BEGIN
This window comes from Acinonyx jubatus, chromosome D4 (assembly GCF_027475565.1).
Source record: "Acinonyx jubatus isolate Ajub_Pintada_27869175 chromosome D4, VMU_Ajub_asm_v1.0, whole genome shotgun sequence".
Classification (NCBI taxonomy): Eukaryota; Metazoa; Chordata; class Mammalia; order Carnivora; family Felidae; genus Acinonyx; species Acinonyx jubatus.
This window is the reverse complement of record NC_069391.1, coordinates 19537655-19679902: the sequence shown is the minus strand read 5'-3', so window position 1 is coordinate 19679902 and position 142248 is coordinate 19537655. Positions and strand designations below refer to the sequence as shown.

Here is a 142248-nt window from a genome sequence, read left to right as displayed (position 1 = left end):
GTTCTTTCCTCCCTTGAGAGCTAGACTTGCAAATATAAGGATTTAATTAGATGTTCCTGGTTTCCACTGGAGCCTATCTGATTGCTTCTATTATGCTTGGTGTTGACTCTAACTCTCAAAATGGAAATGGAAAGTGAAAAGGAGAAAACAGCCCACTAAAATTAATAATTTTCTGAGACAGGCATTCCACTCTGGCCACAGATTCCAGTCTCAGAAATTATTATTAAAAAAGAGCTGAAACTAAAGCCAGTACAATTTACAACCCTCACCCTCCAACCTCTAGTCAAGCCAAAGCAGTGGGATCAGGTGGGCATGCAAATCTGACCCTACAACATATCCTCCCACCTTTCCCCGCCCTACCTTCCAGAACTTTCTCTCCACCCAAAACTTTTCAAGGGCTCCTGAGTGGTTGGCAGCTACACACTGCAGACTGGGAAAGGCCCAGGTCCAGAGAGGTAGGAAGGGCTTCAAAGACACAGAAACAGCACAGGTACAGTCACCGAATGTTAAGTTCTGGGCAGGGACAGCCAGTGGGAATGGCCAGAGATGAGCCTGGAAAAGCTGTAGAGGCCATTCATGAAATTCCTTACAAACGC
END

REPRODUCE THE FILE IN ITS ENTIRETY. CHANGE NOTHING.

This window comes from Acinonyx jubatus, chromosome D4 (assembly GCF_027475565.1).
Source record: "Acinonyx jubatus isolate Ajub_Pintada_27869175 chromosome D4, VMU_Ajub_asm_v1.0, whole genome shotgun sequence".
Classification (NCBI taxonomy): Eukaryota; Metazoa; Chordata; class Mammalia; order Carnivora; family Felidae; genus Acinonyx; species Acinonyx jubatus.
This window is the reverse complement of record NC_069391.1, coordinates 19537655-19679902: the sequence shown is the minus strand read 5'-3', so window position 1 is coordinate 19679902 and position 142248 is coordinate 19537655. Positions and strand designations below refer to the sequence as shown.

Here is a 142248-nt window from a genome sequence, read left to right as displayed (position 1 = left end):
GTTCTTTCCTCCCTTGAGAGCTAGACTTGCAAATATAAGGATTTAATTAGATGTTCCTGGTTTCCACTGGAGCCTATCTGATTGCTTCTATTATGCTTGGTGTTGACTCTAACTCTCAAAATGGAAATGGAAAGTGAAAAGGAGAAAACAGCCCACTAAAATTAATAATTTTCTGAGACAGGCATTCCACTCTGGCCACAGATTCCAGTCTCAGAAATTATTATTAAAAAAGAGCTGAAACTAAAGCCAGTACAATTTACAACCCTCACCCTCCAACCTCTAGTCAAGCCAAAGCAGTGGGATCAGGTGGGCATGCAAATCTGACCCTACAACATATCCTCCCACCTTTCCCCGCCCTACCTTCCAGAACTTTCTCTCCACCCAAAACTTTTCAAGGGCTCCTGAGTGGTTGGCAGCTACACACTGCAGACTGGGAAAGGCCCAGGTCCAGAGAGGTAGGAAGGGCTTCAAAGACACAGAAACAGCACAGGTACAGTCACCGAATGTTAAGTTCTGGGCAGGGACAGCCAGTGGGAATGGCCAGAGATGAGCCTGGAAAAGCTGTAGAGGCCATTCATGAAATTCCTTACAAACGC